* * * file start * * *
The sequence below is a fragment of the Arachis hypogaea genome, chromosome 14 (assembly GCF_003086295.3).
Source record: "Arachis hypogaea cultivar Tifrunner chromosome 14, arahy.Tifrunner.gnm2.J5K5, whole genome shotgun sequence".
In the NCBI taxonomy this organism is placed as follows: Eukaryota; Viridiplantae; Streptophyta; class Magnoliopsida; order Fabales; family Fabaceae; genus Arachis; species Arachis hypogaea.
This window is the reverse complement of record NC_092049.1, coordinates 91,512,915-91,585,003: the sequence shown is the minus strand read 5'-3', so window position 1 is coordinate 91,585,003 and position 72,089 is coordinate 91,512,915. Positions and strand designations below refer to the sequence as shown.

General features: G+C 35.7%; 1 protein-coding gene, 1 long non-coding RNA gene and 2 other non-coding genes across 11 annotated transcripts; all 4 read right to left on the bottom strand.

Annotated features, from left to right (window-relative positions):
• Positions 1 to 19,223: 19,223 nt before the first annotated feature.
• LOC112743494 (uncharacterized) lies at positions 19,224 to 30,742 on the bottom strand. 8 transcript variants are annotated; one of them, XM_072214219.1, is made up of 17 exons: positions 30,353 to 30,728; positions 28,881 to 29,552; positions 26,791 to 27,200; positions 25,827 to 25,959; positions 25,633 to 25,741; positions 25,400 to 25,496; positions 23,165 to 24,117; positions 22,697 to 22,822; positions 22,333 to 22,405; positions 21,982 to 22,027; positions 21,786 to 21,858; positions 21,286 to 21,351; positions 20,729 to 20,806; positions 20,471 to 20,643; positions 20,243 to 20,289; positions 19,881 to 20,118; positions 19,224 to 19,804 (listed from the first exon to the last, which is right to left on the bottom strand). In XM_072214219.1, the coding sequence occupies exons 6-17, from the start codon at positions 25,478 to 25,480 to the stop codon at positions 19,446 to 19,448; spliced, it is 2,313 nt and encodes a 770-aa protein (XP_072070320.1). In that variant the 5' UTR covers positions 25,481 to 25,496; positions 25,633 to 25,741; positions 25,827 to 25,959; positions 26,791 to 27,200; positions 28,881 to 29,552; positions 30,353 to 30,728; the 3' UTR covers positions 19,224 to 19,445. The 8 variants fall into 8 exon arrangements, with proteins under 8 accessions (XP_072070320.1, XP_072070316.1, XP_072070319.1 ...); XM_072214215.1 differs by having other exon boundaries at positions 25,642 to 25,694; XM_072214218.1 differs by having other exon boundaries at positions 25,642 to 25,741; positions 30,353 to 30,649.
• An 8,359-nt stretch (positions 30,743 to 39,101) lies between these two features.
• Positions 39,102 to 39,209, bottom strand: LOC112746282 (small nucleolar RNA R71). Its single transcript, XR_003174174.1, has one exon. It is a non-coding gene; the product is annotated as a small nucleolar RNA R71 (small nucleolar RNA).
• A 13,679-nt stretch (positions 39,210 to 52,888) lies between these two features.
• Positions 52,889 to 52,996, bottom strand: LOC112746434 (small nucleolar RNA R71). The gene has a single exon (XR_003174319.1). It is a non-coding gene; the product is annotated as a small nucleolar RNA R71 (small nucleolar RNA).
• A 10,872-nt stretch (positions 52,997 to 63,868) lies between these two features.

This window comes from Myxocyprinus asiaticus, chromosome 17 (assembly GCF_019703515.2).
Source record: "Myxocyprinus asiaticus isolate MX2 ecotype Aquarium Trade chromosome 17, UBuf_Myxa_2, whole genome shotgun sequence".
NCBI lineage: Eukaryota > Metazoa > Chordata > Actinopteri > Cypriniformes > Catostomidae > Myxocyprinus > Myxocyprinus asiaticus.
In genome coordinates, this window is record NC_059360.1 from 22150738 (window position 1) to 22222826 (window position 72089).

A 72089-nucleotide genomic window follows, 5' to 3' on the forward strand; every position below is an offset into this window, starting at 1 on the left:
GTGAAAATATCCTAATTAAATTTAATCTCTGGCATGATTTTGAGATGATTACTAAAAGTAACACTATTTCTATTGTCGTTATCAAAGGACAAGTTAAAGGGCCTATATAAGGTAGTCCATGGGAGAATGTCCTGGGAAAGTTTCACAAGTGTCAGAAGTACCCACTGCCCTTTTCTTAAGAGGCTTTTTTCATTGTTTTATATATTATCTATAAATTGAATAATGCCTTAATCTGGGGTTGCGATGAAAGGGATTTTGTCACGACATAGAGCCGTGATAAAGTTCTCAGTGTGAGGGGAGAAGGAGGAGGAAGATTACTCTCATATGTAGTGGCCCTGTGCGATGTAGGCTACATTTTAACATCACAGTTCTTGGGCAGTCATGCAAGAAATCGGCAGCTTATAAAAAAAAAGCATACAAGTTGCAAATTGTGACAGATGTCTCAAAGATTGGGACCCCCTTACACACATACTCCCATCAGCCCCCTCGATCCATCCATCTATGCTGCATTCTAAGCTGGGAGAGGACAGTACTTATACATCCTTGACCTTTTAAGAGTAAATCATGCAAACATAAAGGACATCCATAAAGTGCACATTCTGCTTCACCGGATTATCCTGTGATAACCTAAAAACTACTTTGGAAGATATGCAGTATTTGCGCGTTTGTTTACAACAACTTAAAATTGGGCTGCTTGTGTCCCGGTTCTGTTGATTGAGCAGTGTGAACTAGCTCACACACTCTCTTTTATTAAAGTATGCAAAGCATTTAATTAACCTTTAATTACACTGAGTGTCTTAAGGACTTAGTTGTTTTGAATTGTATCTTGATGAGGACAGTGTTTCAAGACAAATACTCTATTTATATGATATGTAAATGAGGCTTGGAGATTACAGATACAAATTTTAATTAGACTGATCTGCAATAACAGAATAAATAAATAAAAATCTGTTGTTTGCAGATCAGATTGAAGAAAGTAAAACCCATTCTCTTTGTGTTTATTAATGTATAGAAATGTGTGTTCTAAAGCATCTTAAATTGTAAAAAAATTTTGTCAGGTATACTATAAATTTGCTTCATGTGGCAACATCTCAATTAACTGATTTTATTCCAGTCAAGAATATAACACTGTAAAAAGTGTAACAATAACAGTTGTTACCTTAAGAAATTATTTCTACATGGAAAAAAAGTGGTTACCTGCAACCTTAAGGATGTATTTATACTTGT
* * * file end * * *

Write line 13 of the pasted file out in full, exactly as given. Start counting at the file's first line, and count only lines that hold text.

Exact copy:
• A 10,872-nt stretch (positions 52,997 to 63,868) lies between these two features.